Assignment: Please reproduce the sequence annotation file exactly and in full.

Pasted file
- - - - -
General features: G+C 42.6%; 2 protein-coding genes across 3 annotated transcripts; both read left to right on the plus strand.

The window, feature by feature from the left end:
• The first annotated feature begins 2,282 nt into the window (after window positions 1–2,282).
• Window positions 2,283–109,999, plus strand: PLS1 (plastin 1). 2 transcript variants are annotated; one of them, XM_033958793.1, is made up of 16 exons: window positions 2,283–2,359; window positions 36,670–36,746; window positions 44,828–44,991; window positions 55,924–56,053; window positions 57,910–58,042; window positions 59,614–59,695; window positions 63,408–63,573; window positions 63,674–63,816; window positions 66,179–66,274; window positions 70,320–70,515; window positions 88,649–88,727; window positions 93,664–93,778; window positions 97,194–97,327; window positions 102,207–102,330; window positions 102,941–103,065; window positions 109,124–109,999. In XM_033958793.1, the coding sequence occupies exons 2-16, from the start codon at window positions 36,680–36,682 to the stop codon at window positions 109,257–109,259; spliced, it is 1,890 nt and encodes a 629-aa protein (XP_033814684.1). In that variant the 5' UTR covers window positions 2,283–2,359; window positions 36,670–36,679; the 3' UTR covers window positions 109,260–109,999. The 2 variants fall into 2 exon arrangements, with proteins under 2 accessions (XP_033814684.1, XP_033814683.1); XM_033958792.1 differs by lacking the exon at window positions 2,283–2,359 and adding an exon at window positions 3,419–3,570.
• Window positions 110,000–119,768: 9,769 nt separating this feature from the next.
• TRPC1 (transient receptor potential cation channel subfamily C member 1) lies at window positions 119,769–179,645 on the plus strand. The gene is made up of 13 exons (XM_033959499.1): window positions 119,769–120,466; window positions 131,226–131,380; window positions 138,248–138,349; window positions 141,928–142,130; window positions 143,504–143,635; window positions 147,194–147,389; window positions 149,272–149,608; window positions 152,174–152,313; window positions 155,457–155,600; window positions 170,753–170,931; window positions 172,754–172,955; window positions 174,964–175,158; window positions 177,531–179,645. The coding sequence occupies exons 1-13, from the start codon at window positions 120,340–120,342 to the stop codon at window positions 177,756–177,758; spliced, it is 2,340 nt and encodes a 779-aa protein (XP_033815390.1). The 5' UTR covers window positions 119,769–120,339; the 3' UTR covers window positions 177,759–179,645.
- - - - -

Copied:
General features: G+C 42.6%; 2 protein-coding genes across 3 annotated transcripts; both read left to right on the plus strand.

The window, feature by feature from the left end:
• The first annotated feature begins 2,282 nt into the window (after window positions 1–2,282).
• Window positions 2,283–109,999, plus strand: PLS1 (plastin 1). 2 transcript variants are annotated; one of them, XM_033958793.1, is made up of 16 exons: window positions 2,283–2,359; window positions 36,670–36,746; window positions 44,828–44,991; window positions 55,924–56,053; window positions 57,910–58,042; window positions 59,614–59,695; window positions 63,408–63,573; window positions 63,674–63,816; window positions 66,179–66,274; window positions 70,320–70,515; window positions 88,649–88,727; window positions 93,664–93,778; window positions 97,194–97,327; window positions 102,207–102,330; window positions 102,941–103,065; window positions 109,124–109,999. In XM_033958793.1, the coding sequence occupies exons 2-16, from the start codon at window positions 36,680–36,682 to the stop codon at window positions 109,257–109,259; spliced, it is 1,890 nt and encodes a 629-aa protein (XP_033814684.1). In that variant the 5' UTR covers window positions 2,283–2,359; window positions 36,670–36,679; the 3' UTR covers window positions 109,260–109,999. The 2 variants fall into 2 exon arrangements, with proteins under 2 accessions (XP_033814684.1, XP_033814683.1); XM_033958792.1 differs by lacking the exon at window positions 2,283–2,359 and adding an exon at window positions 3,419–3,570.
• Window positions 110,000–119,768: 9,769 nt separating this feature from the next.
• TRPC1 (transient receptor potential cation channel subfamily C member 1) lies at window positions 119,769–179,645 on the plus strand. The gene is made up of 13 exons (XM_033959499.1): window positions 119,769–120,466; window positions 131,226–131,380; window positions 138,248–138,349; window positions 141,928–142,130; window positions 143,504–143,635; window positions 147,194–147,389; window positions 149,272–149,608; window positions 152,174–152,313; window positions 155,457–155,600; window positions 170,753–170,931; window positions 172,754–172,955; window positions 174,964–175,158; window positions 177,531–179,645. The coding sequence occupies exons 1-13, from the start codon at window positions 120,340–120,342 to the stop codon at window positions 177,756–177,758; spliced, it is 2,340 nt and encodes a 779-aa protein (XP_033815390.1). The 5' UTR covers window positions 119,769–120,339; the 3' UTR covers window positions 177,759–179,645.